I don’t know how Farzad Kamangar has survived his imprisonment and torture at the hands of Iranian authorities. However he has managed it, it’s clear to me that he has more than earned the admiration and support of people of conscience everywhere. Will you get involved?
Kamangar, 33, is s school teacher and a member of the Kurdish branch of the teachers union in Kamyaran. Before the union was outlawed he was in charge of public relations.
He was sentenced to death by the Iranian Revolutionary Court on Feb. 25, 2008 after a trial which took place in secret and lasted only minutes. He was scheduled for hanging on November 26, but for reasons which have not been made public, he remains alive. He is, however, still under sentence of death.
Prior to his kangaroo court conviction, Kamangar was subjected to horrific torture. In a letter from prison, he describes the mistreatment that began with his arrest in July 2006. I’ll quote a few lines here, but you have to read his letter all the way through to appreciate fully his courage and the desperation of his situation.
Upon my arrival in Tehran I was arrested and taken to an unknown place, it was a very small, dark basement. The cells in this place were empty, there were no blankets or rugs or sheets.
They took me to a room and as they were interviewing me they asked me about my ethnicity. When I told them that I was of the Kurdish Ethnicity they lashed my entire body. They also lashed me because of the Kurdish music which I had saved on my mobile phone.
They would tie my hands, make me sit on a chair and put pressure on the sensitive areas of my body. They would also strip me naked and threaten me with rape by various objects such as wood.
My left leg was injured badly during this time. Also due to the beatings I received on my head as well as electric shock I would lose consciousness. I have lost control of my body and shake uncontrollably for no reason. They would chain my feet together and give me electric shocks on sensitive parts of my body which was extrmeley painful.
Later on I was transferred to Section 209 of the Evin Prison. From the moment I entered the Evin Prison they blindfolded me and took me to a small room where they beat me by punching and kicking me.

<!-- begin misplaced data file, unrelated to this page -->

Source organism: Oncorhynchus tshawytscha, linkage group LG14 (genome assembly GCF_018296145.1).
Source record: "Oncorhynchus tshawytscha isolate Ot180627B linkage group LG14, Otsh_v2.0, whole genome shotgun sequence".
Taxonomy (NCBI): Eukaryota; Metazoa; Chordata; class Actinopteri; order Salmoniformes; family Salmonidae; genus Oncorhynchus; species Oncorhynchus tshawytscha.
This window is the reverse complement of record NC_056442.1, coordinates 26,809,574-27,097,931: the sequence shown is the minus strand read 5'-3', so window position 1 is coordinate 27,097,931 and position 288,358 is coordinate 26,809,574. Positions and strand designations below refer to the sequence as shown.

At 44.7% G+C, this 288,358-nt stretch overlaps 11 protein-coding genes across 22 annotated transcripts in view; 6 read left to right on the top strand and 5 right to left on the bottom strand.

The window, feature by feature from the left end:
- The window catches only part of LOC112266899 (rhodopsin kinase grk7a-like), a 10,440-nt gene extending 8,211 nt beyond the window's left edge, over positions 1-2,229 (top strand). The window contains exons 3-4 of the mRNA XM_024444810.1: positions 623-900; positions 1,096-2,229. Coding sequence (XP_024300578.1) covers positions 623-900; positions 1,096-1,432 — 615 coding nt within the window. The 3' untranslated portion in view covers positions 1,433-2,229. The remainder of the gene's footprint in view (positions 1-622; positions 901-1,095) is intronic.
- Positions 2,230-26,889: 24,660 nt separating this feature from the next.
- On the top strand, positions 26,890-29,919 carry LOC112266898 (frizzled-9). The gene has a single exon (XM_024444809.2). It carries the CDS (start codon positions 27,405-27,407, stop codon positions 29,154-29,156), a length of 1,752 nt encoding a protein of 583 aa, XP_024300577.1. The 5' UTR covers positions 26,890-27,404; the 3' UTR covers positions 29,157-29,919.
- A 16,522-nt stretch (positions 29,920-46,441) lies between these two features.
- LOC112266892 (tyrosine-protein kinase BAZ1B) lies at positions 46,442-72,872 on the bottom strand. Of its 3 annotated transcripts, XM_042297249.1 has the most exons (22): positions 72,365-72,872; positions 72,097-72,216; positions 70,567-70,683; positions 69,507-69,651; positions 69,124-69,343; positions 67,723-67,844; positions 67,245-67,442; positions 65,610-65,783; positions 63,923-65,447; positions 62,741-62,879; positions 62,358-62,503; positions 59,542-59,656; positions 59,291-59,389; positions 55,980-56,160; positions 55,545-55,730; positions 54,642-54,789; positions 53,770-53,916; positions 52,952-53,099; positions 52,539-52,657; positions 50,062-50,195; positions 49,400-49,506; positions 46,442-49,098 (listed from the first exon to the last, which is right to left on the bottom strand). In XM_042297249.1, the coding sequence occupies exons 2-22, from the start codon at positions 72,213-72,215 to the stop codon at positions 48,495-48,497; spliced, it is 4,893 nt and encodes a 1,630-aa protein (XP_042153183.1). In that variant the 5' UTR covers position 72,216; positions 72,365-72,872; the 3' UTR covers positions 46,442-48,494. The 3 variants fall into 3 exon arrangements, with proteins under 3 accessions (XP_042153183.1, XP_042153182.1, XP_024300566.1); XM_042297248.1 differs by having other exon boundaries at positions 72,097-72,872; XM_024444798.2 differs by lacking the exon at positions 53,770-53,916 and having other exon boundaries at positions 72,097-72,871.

The next day I was taken to the city of Sanandaj. From the moment I entered the Sanandaj Prison I was insulted and beaten brutally. They tied me to a chair and left me there from 7 am until the next day, I was not even allowed to go to the washroom and I had no choice but to wet myself. After numerous beatings and torture sessions once again I was transferred to Section 209 of the Evin Prison. I was interrogated and tortured in one of the rooms on the first level of the prison . . .
That was just the first month. His letter describes months of solitary confinement, vicious beatings, hunger strikes, the arrest of his girl friend, the hassrassment of his family – a journey through hell that has left him physically crippled and psychologically damaged.
Join the campaign to save Farzad Kamangar
Whether or not his terrifying journey concludes at the end of a rope remains to be seen. Education International has mounted a campaign that is gaining momentum. If you haven’t yet done so, please join this campaign by sending a message to Iranian President Ahmadinejad demanding justice for Farzad Kamanger.
While EI hasn’t asked for this, there may be some benefit in citizens asking their own governments to intervene on Kamanger’s behalf. For Canadians, this means writing to Prime Minister Stephen Harper. Why not give it a try? He may not be prime minister very much longer, and likely he has other things on his mind (such as his own political survival), but it is still worth the effort.
If you are stuck for words, here are some you can use, or improve upon.
Dear Prime Minister Harper,
I am writing to ask you to intervene on behalf of Farzad Kamangar, an Iranian teacher who has been imprisoned, tortured and sentenced to death by the Iranian Revolutionary Court for his beliefs. I ask you to support the campaigns of the Iranian Teachers’ Association and Education International to have his case re-examined through a fair trial that meets Iranian and international standards.
Mr. Kamangar was to have been executed on November 26, 2008. He remains alive, but Iranian authorities have not indicated what will happen next. He could be killed at any time. Therefore, your rapid intervention is essential.
While it is obvious that Mr. Karmangar is not a Canadian citizen, many Canadians are concerned about his fate. We would therefore appreciate it very much if you would use your considerable influence in supporting our campaign to save his life and restore his freedom.
Yours sincerely, etc.
Don’t stop there!
You might also try writing your MP. Here is a list of MPs and their coordinates.
But don’t stop there. If you are a teacher, get your teachers’ union involved. If you are a student, involve your students’ union. You get the idea.
An injury to one is an injury to all. There are more than enough of these to go around. But here is one where we might make a difference if we act now.